The Fed continued raising interest rates in September, even as the economy continues to run strong and financial markets flirt with new record highs on a range of asset prices. While the Fed’s dual mandates center on achieving stable inflation and full employment, it has a long and complicated relationship with frothy asset prices. Using higher interest rates to prick asset bubbles is still not standard operating procedure, even as the Fed is far less complacent about risks to financial stability than it was before the housing crash. The recently rumored appointment of Nellie Liang to the Federal Reserve Board, who is the founder of the Fed’s financial stability division, raises the question of whether the FOMC is moving toward using interest rates to lean against the tailwind of the economy from rising and possibly unsustainable asset values. The research conducted by Liang and others suggests that leaning against the wind on asset bubbles is a complicated task that is best addressed by using regulation and macroprudential policies to prevent excess leverage from building up as a self-reinforcing but dangerously unsustainable support to financial market momentum. For now private sector leverage in the US does not appear to be surging higher in the aggregate and the Fed will continue marching gradually toward a fed funds rate more in line with its estimate of longer-run equilibrium closer to 3.0%. I expect that a fading boost from tax cuts combined with a clearer bite from trade wars and higher interest rates will combine to cool off market momentum before the Fed needs to lean hard and pull the punch bowl away in a more disruptive manner.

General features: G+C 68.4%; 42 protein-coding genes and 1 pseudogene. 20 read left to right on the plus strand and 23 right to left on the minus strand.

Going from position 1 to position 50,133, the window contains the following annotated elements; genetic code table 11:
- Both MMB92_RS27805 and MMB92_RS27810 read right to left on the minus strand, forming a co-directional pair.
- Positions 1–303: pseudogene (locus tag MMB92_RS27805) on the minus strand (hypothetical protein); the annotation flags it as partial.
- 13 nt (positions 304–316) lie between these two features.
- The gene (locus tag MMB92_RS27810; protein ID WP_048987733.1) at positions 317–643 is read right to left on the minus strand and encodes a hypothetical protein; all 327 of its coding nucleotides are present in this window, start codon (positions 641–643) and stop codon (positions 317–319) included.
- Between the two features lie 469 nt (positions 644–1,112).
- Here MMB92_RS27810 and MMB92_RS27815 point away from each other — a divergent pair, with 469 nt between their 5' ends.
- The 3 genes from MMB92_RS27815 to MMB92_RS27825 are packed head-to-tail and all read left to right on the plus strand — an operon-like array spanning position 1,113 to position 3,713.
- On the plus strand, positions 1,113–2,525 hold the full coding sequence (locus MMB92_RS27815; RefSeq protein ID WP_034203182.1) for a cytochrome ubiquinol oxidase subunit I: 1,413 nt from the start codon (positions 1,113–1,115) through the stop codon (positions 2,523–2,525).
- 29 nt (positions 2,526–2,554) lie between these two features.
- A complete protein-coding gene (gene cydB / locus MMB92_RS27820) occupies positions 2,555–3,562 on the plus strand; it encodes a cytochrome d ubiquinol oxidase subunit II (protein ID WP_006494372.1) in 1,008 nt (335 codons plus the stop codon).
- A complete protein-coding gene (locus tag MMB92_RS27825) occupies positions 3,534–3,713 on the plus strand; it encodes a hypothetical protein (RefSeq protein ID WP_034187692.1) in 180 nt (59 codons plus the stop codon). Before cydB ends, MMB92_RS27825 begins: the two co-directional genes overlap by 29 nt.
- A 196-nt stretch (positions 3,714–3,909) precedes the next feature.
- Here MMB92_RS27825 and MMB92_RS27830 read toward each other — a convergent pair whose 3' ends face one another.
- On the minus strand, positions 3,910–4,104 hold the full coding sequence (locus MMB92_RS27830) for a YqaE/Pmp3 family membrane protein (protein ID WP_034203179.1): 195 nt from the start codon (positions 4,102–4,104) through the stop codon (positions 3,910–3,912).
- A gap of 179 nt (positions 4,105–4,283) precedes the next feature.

The complicated relationship between the Fed and asset bubbles
The Federal Reserve raised interest rates last week and a December rate hike seems all but a done deal. At the same time Fed Chair Powell remains committed to a gradual pace of tightening, which effectively sets a speed limit of four rate hikes per year. Meanwhile economic growth has continued to run strong, and the stock market continues to flirt with new record highs despite intensifying trade wars and turmoil in a number of emerging market nations.
Observers are being cautious in describing the current buoyant state of US financial market conditions with investment professionals, using terms like “fully priced” or “at the top of historical ranges” to describe asset prices, and Federal Reserve Policy makers are describing valuations as “elevated”. Calling asset bubbles is tricky given the wisdom often ascribed to John Maynard Keynes that “the market can remain irrational longer than you can remain solvent.” For the Fed the assessment is further complicated by the question of what to do even if their best guess is that we are in the midst of a bubble.